In Situ Fenestration: A Simple Technique for Fenestration of Acellular Dermal Matrix During Breast Reconstruction

Main Article Content

Ori S Duek
Yeela Ben Naftali
Yoav Y Pikkel
Aziz Shoufani

Keywords

breast reconstruction; ADM; acellular dermal matrix; mastectomy

Abstract

Background and aim: Acellular Dermal Matrices (ADMs) were first described for use in breast surgery in 2001, and in 2005 it was first described to be used in breast reconstruction. However, ADMs are also associated with increased postoperative complications. Fenestration of the ADM may reduce the incidence of postoperative complications.


Methods: We fenestrate the ADM in-situ, after attaching it to the lower pole of the planned pocket using absorbable sutures.


Conclusions: using this technique enables to achieve a fan-shaped ADM mesh within less than a minute; Demonstrating a fast, easy and most importantly sterile method to fenestrate the ADM

Downloads

Download data is not yet available.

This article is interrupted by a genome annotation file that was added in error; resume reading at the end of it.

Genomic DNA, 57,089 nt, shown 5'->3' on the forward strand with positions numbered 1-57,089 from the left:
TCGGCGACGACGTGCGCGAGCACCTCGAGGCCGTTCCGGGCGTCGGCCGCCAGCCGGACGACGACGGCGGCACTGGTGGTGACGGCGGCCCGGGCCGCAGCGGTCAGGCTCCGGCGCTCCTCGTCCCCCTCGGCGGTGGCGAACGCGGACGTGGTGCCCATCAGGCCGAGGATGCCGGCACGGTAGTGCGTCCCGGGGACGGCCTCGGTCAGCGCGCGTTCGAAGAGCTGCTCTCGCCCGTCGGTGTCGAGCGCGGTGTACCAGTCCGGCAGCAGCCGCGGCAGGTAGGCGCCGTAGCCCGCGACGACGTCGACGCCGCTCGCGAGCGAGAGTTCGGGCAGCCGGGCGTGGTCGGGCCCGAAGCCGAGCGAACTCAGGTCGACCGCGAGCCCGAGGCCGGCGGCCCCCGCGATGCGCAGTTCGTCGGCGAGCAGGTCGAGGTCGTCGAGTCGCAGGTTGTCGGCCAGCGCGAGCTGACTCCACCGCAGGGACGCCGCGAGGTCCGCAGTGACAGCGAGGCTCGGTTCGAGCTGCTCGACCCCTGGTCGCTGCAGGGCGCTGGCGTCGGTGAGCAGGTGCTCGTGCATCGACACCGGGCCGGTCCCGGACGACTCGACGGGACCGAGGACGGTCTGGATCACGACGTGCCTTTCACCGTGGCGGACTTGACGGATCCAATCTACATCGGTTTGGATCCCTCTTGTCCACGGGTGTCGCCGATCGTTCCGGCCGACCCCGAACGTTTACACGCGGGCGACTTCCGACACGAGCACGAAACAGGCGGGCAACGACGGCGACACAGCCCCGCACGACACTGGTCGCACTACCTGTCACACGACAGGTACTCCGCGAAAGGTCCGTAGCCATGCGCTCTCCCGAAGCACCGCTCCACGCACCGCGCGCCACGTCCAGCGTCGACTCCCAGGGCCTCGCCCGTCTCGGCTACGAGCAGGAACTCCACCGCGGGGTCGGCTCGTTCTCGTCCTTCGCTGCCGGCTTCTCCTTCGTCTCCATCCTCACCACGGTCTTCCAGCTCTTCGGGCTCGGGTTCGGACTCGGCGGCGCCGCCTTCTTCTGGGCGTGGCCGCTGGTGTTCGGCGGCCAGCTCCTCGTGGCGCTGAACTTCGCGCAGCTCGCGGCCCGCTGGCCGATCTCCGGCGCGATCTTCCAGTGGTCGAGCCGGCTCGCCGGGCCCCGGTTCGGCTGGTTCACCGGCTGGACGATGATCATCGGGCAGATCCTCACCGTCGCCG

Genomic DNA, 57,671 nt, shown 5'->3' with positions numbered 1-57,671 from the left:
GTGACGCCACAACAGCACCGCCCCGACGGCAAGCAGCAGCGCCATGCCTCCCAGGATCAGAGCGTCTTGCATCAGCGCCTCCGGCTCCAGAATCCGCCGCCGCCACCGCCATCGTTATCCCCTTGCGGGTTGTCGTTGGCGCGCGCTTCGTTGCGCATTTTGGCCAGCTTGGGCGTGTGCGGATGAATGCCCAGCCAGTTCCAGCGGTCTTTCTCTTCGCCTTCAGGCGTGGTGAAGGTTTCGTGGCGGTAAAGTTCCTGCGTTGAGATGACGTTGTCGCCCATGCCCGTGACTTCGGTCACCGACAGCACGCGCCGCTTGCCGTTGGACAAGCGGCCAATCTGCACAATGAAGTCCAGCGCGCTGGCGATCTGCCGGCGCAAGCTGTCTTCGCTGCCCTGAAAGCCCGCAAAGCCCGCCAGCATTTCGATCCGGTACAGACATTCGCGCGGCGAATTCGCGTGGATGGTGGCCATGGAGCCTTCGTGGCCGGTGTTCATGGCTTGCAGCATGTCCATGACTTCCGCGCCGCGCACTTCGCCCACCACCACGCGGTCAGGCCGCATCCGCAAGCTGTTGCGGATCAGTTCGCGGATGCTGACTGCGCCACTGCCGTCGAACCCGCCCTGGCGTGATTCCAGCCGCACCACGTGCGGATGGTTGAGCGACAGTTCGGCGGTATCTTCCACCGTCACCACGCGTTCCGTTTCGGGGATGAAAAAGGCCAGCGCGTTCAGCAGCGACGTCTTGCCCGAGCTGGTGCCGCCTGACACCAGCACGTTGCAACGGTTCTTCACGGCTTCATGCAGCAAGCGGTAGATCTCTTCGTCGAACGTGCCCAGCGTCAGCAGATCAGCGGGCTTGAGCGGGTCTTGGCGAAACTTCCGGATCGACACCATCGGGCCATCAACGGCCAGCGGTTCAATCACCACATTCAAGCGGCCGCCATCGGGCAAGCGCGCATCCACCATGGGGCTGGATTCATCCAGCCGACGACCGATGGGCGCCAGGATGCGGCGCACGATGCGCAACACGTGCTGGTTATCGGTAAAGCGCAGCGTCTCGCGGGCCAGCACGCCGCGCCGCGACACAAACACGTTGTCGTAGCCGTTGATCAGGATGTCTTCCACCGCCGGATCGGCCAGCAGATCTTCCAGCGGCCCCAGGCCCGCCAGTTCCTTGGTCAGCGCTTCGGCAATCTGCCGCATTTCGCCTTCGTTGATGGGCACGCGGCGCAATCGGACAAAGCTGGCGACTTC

Abstract 0 |

References

1. Macadam SA, Lennox PA. Acellular dermal matrices: Use in reconstructive and aesthetic breast surgery. Can J Plast Surg. 2012; 20(2):75–89.
2. Mowlds DS, Salibian AA, Scholz T, Paydar KZ, Wirth GA. Capsular Contracture in Implant-Based Breast Reconstruction: Examining the Role of Acellular Dermal Matrix Fenestrations. Plast Reconstr Surg. 2015 Oct;136(4):629-35.
3. Scheflan M, Colwell AS. Plast Reconstr Surg Glob Open. 2014 Sep 8;2(8):e192. Tissue Reinforcement in Implant-based Breast Reconstruction.
4. Palaia DA, Arthur KS, Cahan AC, Rosenberg MH. Incidence of Seromas and Infections Using Fenestrated versus Nonfenestrated Acellular Dermal Matrix in Breast Reconstructions. Plast Reconstr Surg Glob Open. 2015 Nov; 3(11): e569.
5. Martin JB, Moore R, Paydar KZ, Wirth GA. Use of fenestrations in acellular dermal allograft in two-stage tissue expander/implant breast reconstruction. Plast Reconstr Surg. 2014 Nov;134(5):901-4.